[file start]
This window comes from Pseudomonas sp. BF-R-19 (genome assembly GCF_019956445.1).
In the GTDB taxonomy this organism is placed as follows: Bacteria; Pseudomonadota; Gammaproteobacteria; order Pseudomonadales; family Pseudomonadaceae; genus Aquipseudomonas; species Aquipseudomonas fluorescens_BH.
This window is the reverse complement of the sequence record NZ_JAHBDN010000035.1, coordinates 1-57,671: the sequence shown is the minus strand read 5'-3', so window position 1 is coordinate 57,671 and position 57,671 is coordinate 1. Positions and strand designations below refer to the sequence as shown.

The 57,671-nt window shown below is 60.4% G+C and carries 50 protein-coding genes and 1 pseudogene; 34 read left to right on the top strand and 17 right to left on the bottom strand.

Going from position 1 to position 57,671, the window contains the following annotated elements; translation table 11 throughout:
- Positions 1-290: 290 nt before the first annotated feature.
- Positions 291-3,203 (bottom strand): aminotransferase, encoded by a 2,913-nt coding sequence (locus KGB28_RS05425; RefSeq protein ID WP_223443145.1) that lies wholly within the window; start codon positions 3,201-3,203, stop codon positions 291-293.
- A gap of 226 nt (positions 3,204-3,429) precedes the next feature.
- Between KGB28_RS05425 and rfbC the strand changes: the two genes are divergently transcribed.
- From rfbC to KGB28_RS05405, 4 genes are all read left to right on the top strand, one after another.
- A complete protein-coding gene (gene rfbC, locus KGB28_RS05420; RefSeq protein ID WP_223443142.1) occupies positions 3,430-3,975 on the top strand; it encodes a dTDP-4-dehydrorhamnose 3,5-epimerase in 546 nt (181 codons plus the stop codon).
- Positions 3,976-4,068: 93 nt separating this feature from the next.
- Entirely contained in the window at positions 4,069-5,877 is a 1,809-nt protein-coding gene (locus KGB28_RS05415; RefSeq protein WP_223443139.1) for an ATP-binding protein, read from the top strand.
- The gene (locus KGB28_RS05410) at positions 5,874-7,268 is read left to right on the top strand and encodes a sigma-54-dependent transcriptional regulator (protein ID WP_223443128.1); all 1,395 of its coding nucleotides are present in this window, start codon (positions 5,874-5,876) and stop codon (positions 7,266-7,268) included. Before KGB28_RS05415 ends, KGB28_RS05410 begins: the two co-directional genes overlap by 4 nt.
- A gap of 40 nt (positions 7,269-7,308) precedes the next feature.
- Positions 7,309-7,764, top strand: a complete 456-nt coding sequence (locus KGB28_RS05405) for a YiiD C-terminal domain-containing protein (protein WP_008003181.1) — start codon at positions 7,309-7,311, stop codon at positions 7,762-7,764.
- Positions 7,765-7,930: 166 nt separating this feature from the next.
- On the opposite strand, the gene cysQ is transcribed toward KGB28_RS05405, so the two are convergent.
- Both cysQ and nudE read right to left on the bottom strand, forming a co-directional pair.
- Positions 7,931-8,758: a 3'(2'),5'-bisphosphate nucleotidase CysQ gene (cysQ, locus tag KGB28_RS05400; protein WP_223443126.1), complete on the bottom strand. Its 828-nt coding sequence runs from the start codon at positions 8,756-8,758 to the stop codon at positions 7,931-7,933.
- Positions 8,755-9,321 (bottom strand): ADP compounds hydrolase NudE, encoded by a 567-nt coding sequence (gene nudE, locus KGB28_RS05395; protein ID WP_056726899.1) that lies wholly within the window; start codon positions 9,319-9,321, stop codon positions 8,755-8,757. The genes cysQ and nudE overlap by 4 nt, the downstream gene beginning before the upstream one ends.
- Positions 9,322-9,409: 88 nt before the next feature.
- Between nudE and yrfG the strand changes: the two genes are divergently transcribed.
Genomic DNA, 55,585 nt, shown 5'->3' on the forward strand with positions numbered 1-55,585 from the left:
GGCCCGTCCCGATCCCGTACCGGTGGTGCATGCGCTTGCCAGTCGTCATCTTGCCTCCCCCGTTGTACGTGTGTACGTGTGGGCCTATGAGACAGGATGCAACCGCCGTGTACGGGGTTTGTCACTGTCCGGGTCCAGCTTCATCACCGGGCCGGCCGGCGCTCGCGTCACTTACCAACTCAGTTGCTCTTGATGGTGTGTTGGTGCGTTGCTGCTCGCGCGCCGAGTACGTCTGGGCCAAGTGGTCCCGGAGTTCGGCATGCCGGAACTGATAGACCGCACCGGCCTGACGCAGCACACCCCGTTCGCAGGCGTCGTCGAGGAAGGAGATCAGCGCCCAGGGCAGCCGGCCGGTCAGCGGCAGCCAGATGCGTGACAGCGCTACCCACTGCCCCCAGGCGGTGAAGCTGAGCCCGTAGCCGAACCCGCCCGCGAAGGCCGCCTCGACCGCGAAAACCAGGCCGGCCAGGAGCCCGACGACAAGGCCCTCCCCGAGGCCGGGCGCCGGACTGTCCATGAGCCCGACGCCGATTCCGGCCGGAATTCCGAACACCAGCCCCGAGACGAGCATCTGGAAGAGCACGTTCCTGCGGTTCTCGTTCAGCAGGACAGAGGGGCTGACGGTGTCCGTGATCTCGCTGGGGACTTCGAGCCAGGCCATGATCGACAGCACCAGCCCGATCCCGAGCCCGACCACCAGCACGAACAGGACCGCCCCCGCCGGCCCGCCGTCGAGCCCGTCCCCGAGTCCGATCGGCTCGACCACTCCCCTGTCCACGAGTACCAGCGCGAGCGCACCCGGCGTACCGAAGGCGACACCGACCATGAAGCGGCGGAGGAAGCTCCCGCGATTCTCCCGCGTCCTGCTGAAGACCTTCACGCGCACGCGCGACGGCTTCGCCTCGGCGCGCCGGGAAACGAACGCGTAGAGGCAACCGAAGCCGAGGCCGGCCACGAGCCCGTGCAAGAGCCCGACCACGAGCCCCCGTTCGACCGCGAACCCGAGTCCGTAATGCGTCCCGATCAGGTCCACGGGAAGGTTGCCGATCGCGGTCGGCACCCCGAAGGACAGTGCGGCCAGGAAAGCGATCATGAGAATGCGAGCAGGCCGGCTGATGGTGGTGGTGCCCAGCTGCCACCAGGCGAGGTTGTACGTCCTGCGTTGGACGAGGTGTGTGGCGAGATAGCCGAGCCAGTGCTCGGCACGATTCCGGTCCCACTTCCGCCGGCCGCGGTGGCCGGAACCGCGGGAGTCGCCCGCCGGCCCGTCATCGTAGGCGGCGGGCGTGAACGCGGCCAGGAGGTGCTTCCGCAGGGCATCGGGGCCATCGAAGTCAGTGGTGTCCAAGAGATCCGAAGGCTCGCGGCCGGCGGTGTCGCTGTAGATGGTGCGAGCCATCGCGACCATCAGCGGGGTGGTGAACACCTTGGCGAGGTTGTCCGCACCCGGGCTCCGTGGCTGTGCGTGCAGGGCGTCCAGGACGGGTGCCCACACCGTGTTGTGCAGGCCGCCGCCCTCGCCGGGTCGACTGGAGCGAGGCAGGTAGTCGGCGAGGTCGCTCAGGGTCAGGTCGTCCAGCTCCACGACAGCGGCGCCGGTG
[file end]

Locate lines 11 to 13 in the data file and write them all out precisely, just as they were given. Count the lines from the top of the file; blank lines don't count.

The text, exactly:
- A complete protein-coding gene (gene rfbC, locus KGB28_RS05420; RefSeq protein ID WP_223443142.1) occupies positions 3,430-3,975 on the top strand; it encodes a dTDP-4-dehydrorhamnose 3,5-epimerase in 546 nt (181 codons plus the stop codon).
- Positions 3,976-4,068: 93 nt separating this feature from the next.
- Entirely contained in the window at positions 4,069-5,877 is a 1,809-nt protein-coding gene (locus KGB28_RS05415; RefSeq protein WP_223443139.1) for an ATP-binding protein, read from the top strand.